Wild Game Birria Stew
This spicy and tart stew originated in Jalisco, Mexico, and traditionally prepared with goat or mutton, it is not a dish that calls for tender, choice cuts of meat. Birria is one of the better things we've thought to do with tougher wild game animals. With a healthy dose of dried peppers, cinnamon, cumin and oregano-- this stew is not shy in flavor. It can stand up to the most gamy and stringy of meats.
The listed amount of guajillo and ancho chili peppers might seem daunting, but the burn is medium at best. These particular peppers do more to impart their great color, smokiness and slight sweetness to the stew. As for the lime juice and vinegar, they are key ingredients. Mexican people often say that birria is good for curing hangovers. We don't know about "cure," but we can see how the spicy and tangy flavors can help re-invigorate a person after a night of heavy drinking.
We call this a "wild game" stew, meaning anything goes. Don't limit yourself to just turkey and venison. It's great with bone-in meat-- the cartilage and sinew helps to thicken up the sauce. One thing to remember: different animals will finish cooking at different times, so check the meat periodically to avoid a mushy stew.
Got a lone squirrel in the bottom of your freezer that you have zero plans for? Birria welcomes all types, especially the tough ones.
- 6 pounds of wild game (venison roast and bone-in wild turkey legs, in this case)
- 13 cups of water, divided
- 8 dried guajillo peppers
- 4 dried ancho peppers
- 1 yellow/brown onion, halved
- 2 bay leaves
- 2 teaspoons of kosher salt, or to taste
- 6 cloves of garlic, smashed
- 1 cinnamon stick
- 1½ teaspoons of cumin
- 1 tablespoon of dried Mexican oregano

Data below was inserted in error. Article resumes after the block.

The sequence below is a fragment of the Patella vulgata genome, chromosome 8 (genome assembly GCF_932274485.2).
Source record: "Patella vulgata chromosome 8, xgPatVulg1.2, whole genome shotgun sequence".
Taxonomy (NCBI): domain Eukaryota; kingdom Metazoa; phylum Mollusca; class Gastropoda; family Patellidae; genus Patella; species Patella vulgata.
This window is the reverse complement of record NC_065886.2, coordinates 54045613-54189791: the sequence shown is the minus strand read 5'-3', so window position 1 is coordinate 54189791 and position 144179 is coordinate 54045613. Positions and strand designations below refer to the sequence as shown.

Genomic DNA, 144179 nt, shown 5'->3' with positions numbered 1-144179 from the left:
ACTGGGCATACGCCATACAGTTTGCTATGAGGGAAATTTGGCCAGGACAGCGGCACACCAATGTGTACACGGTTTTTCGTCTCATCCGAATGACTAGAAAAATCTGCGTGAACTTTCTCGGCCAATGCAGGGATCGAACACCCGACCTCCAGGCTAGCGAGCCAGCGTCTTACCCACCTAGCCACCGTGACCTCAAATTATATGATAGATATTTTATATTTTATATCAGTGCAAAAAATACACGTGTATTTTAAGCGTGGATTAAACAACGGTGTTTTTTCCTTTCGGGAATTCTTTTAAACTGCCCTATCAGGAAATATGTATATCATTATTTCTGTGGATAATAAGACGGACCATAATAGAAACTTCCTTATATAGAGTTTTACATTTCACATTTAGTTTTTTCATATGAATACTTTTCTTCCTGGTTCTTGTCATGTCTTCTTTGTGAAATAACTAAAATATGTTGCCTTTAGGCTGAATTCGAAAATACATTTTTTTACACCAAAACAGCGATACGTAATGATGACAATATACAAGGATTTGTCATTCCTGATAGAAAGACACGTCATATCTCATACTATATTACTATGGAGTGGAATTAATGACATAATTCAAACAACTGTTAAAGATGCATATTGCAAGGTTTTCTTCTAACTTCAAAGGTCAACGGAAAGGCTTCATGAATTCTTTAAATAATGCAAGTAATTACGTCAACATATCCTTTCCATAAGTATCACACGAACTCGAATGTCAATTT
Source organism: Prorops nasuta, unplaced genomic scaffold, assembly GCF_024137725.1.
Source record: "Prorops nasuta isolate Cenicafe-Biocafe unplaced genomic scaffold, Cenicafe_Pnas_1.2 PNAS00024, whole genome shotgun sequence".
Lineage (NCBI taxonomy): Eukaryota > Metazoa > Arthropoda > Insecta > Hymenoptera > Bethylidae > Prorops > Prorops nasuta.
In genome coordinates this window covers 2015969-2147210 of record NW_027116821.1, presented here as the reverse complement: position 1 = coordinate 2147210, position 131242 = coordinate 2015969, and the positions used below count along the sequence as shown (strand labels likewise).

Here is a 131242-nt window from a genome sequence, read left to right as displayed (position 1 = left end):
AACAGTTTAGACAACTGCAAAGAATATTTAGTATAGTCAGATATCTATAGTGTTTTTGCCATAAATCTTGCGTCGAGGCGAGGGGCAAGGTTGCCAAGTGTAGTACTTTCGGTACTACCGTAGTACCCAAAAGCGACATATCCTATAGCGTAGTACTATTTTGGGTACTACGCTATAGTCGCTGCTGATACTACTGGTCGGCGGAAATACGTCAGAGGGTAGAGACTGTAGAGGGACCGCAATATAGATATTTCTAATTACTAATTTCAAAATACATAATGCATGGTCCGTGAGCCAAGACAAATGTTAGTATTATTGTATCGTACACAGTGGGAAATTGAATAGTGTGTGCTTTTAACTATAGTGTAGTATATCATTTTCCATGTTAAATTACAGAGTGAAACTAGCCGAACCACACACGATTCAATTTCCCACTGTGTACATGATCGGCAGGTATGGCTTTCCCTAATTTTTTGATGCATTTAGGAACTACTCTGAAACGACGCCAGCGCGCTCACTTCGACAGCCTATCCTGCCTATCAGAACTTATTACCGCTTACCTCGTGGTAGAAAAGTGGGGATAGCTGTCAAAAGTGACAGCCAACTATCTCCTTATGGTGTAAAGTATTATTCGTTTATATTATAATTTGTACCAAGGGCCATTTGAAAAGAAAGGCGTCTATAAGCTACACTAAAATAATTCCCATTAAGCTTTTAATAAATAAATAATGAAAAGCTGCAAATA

- 1 teaspoon of Knorr Tomato Bouillon with Chicken Flavor
- Juice of half a lime, plus extra lime wedges for serving
- 1 tablespoon of red wine vinegar
- Garnish: freshly chopped cilantro and diced red onion
- Warm corn tortillas
1. Slightly toast guajillo and ancho peppers until fragrant over a gas stove or under a broiler, turning frequently. Boil 3 cups of water in a medium saucepan, take off heat, and then add toasted peppers into the hot water. Use a heavy plate as a weight to keep peppers submerged. Soak for 30 minutes.
2. Meanwhile, add meat and 1 halved onion into a large, heavy-bottomed pot and cover with 10 cups of water. Most of the meat should be submerged-- if not, slice meat so that it does. Bring to a boil then back down to a simmer and cover. Simmer meat for about 2 to 2.5 hours or until venison becomes tender. Add more water as necessary.
3. Remove stems from softened peppers and tip over to allow seeds to fall out. Add peppers and about ½ cup of steeping water into a food processor, and then blend into a smooth paste. Pour the paste into the meat and water pot, stir and use a skimmer to pick out as much of the pepper skin and seeds as you can.*
*The skin and seeds won't break down. You can try to push the paste through a strainer, but who wants to clean that?
4. If cooking turkey legs from an old Tom, they will likely require, at least, an additional hour to soften after the venison is done. Fish out the tender venison, shred the meat and set aside in the refrigerator to prevent overcooking. At this point, add garlic, bay leaves, cinnamon, cumin, oregano, and tomato bouillon to the pot. Continue to simmer until the rest of the meat becomes tender.
5. Shred meat from turkey and discard bones, if any. Add the venison back to the pot. Season to taste with salt. Add red wine vinegar and lime juice. Serve stew in bowls with chopped cilantro and diced red onion on top. Offer lime wedges on the side with warm tortillas.
You can also use the shredded meat to make tacos. Use the sauce for dunking.